Urging employees to simply rethink their jobs was enough to drop absenteeism by 60 per cent and turnover by 75 per cent, a new University of Alberta study shows.
A 'Spirit at Work' intervention program, designed to engage employees and give a sense of purpose, significantly boosted morale and job retention for a group of long-term health-care workers at the center of the study.
"We discovered that people who are able to find meaning and purpose in their work, and can see how they make a difference through that work, are healthier, happier and more productive employees," said Val Kinjerski, a University of Alberta PhD graduate who co-authored the study and now works with organizations to cultivate productive workplaces.
The study focused on two groups of long-term health-care workers from two different care facilities in Canada. One group of 24 employees attended a Spirit at Work one-day workshop, followed by eight weekly booster sessions offered at shift changes. The workers were led through a variety of exercises designed to help staff create personal action plans to enhance spirit at work. They were asked to consider concepts like the deeper purpose of their work, being of service, appreciation of themselves and others, sense of community and self-care.
The second group of 34 workers was offered no support program.
The result for the intervention group was a 23 per cent increase in teamwork, a 10 per cent hike in job satisfaction and a 17 per cent jump in workplace morale. In addition, employer costs related to absenteeism were almost $12,000 less for the five months following the workshop than for the same period in the previous year. The employees also showed an increased interest in and focus on their patients, Kinjerski said.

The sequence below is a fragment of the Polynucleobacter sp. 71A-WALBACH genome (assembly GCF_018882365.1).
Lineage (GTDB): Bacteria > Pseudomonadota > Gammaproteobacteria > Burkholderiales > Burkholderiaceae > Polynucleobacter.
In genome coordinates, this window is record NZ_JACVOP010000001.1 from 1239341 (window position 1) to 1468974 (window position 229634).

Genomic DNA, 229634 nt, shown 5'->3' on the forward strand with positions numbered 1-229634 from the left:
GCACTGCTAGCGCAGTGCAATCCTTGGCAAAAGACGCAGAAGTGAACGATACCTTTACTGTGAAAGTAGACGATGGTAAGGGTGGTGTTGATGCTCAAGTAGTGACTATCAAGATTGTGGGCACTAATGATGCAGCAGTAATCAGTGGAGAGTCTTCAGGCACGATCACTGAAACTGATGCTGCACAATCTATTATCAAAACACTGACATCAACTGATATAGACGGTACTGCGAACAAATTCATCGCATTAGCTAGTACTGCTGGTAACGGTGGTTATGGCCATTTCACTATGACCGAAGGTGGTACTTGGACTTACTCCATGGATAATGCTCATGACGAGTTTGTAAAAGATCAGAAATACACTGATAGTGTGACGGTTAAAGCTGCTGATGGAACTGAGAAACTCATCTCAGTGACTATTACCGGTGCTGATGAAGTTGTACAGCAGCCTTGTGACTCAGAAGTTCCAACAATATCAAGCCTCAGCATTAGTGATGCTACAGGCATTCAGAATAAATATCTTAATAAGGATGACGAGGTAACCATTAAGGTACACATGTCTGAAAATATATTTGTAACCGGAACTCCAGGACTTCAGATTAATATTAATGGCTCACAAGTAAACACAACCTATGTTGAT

"They really had a sense of what they were there to do, to be of service to their clients. This notion of being of service is important in all work, but in the field of long-term health care, it is of utmost importance."
Ultimately, the findings will aid employers in retaining and fostering a happier, more motivated workforce, said Berna Skrypnek, a human ecology professor at the U of A and co-author of the study. "This has become a leading concern in the long-term health-care field and for that matter, in any field, as labour markets become tighter and employees are demanding meaning and fulfillment from their work."
The results were published recently in the Journal of Gerontological Nursing. This study was supported by a grant from the Capital Care Foundation in Edmonton, Canada.
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